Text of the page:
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Discussion Starter · #1 ·
Want some wheels that hide from the crosswinds. The Campy Eurus looks good, but are they not compatible with Shimano? If they aern't compatible, could I just replace the rear hub? Are there any wheel configurations one can build to achieve some great crosswind avoiders, or is one limited to wheelsets? Want some speed demond training/racing wheels for a fairly reasonable price. Looking at spoke counts between 18-28.

Thanks John
 

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Every little counts...
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Eurus, or better yet Neutron...

JohnnyCat said:
Want some wheels that hide from the crosswinds. The Campy Eurus looks good, but are they not compatible with Shimano? If they aern't compatible, could I just replace the rear hub? Are there any wheel configurations one can build to achieve some great crosswind avoiders, or is one limited to wheelsets? Want some speed demond training/racing wheels for a fairly reasonable price. Looking at spoke counts between 18-28.

Thanks John
If you are lighter, consider neutrons as they offer very little side profile. Campy spokes are nice in that they are bladed, but not like Mavic's propellers put on the Ks.

All campagnolo wheels can be purchased with a Shimano compatible freehub. You will still use a campagnolo hub.

The whole idea is to get shimano users into the campagnolo experience (via wheels) and before you know it you will be running all campagnolo, subscribe to campyonly.com and bash shimano users.
 

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hi, I'm Larry
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Best crosswind wheels for speed

Is a disk rear and and a deep rim front. The air resistance is low with a head wind but as the wind moves around to the side the air resistance goes negative, the wheels start acting like a sail on a sailboat and the cross wind generates forward thrust.

Stability is a big negative with dish and super deep rims so in tight quarters less deep rims are needed (you got folks breaking the wind for you anyway)
 

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Spunout said:
If The whole idea is to get shimano users into the campagnolo experience (via wheels) and before you know it you will be running all campagnolo, subscribe to campyonly.com and bash shimano users.
You say that like it's a bad thing!

;)

In any event you will be looking for a nice low profile box type rim and non-bladed spokes.

Most of the wheels makers have a couple models like this, usually for climbing. You can have nice set handbuilt out of Record or Dura Hubs, DT Revolution spoke and a rim like DT RR 1's. I believe you could get all of those in 28 hole drillings. Someone chime in if I am incorrect.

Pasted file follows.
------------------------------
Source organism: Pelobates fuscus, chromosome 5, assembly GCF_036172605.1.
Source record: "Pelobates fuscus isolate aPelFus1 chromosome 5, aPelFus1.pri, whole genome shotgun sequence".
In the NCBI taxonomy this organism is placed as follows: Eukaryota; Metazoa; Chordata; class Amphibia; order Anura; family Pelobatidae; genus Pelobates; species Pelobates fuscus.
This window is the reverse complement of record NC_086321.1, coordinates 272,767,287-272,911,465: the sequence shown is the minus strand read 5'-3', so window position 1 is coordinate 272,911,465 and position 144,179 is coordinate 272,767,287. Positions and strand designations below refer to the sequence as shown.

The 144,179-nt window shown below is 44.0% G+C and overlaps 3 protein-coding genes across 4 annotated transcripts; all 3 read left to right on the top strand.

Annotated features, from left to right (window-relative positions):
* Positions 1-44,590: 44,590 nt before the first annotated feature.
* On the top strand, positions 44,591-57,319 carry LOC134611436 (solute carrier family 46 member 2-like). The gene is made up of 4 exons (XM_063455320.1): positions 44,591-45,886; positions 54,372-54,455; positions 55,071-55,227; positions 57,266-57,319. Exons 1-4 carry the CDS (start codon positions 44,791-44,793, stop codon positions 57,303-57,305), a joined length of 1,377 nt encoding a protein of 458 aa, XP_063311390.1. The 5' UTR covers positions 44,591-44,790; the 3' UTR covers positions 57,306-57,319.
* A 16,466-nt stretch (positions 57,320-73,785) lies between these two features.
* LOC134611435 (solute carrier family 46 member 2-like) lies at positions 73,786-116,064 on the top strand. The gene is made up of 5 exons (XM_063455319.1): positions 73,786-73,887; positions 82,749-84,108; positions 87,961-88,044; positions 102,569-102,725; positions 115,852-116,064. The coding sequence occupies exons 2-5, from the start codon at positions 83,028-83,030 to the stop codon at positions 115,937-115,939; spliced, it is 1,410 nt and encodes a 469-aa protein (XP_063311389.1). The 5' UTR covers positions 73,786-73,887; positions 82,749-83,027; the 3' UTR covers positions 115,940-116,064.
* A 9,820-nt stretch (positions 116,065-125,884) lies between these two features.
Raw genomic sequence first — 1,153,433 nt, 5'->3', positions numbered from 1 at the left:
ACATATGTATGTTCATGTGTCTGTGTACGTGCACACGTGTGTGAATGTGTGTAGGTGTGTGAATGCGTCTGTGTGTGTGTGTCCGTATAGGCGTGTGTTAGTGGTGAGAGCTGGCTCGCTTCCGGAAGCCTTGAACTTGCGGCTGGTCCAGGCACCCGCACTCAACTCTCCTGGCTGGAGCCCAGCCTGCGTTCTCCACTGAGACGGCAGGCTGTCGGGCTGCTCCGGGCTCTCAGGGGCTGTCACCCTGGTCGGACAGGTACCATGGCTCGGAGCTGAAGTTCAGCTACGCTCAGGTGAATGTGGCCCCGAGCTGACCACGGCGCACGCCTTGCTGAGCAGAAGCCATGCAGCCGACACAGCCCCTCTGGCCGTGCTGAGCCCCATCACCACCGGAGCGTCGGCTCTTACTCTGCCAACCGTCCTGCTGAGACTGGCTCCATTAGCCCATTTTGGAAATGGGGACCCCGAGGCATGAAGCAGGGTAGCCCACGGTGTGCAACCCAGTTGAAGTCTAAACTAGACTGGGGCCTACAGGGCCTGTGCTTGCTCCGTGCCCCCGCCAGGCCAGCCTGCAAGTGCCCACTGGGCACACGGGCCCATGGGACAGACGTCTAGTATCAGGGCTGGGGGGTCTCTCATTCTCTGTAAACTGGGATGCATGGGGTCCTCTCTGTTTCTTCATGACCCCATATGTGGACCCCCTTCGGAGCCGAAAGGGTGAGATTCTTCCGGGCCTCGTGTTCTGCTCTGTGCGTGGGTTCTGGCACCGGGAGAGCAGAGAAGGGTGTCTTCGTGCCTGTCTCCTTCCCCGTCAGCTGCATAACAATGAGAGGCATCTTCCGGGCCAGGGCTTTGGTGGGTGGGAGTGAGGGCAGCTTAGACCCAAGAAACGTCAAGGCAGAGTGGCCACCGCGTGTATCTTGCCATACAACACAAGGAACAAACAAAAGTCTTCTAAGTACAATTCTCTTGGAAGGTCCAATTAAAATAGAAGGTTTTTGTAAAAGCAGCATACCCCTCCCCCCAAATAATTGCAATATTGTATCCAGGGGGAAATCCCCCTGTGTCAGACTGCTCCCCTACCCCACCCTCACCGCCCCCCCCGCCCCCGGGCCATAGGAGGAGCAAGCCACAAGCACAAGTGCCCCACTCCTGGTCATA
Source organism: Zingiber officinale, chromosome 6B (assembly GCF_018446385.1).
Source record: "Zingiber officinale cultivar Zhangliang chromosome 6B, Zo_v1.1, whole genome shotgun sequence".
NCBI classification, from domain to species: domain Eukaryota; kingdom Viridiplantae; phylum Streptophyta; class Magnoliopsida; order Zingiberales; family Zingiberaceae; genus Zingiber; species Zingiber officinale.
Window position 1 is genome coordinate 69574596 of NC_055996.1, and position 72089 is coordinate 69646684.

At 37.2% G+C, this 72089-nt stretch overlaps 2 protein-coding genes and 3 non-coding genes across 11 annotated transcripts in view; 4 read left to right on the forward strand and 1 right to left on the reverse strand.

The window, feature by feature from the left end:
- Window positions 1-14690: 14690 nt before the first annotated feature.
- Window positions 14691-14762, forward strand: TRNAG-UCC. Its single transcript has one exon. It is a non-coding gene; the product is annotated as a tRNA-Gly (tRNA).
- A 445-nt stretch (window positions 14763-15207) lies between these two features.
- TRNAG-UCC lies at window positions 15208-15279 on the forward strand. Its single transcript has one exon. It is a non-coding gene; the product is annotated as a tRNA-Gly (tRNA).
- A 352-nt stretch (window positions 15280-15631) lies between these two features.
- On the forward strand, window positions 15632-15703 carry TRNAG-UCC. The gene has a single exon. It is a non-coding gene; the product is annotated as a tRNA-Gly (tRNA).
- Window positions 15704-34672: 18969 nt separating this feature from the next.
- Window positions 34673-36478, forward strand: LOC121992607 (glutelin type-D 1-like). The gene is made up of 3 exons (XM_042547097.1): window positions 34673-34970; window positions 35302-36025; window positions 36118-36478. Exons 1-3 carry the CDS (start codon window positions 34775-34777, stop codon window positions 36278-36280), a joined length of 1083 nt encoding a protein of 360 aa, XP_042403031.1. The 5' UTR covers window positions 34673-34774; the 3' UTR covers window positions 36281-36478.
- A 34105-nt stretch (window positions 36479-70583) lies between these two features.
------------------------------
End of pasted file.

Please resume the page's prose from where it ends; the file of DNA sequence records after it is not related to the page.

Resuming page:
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lyleseven
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Spunout said:
If you are lighter, consider neutrons as they offer very little side profile. Campy spokes are nice in that they are bladed, but not like Mavic's propellers put on the Ks.

All campagnolo wheels can be purchased with a Shimano compatible freehub. You will still use a campagnolo hub.

The whole idea is to get shimano users into the campagnolo experience (via wheels) and before you know it you will be running all campagnolo, subscribe to campyonly.com and bash shimano users.
I weigh over 200 lbs and no problems at all with the neutrons. Great wheel.
 

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Discussion Starter · #7 ·
So is there such thing as good crosswind cheaters?

My weight is 155, sorry I left that out.

Little confused about aerodynamics, so I tell you more what I'm thinking and possibly this will help. Want to race some, so I'll be fighting wind mainly from the sides. I'll be drafting a lot of the time so head wind really isn't that big of a concern. The wind usually hits me from the side, and I feel like its getting caught in the spokes. What is this law that the more surface area a wheel has the more aero it is. If this was true than a 36 spoke wheel would be quite aero. I take it this means uninterupted area, like a flat surface. Is the idea that you either want the wind blowing straight through(like bontragers or Eurus), or hitting a solid surface like a disc or high profile rim? I don't want to sacrifice handling, so I think I want the concept of the wind blowing straight through. Is this logic correct?

Oh jeez I think I've done it, I metioned Campy and Shimano in the same post. Didn't want to make this a debate about the two co's., but I'll find it humerous if it does. Just noticed that campy wheels get good comments so I thought about considering them.

Thanks John
 

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Shamals?

If you can find them used and in good shape, I think they would make a good fast training wheelset. I'm poor and thus race on a used tubular version. They aren't the lightest wheel out there, but they are very fast in real life conditions and they feel heavier in your hands than they feel on the bike. Despite a fairly deep rim, I've had very little sidewind trouble with them; less, in fact, than my standard open pros. That might be because they are like big ol flywheels and don't want to change direction when the gusts hit them. They aren't quite as fast as something like a trispoke or disk, but in my opinion, they are at least as fast and more stable than Zipp 404's, Lews, or Spinergy RexX's. I haven't had any spoke or trueness issues with them in 2 seasons either.
 
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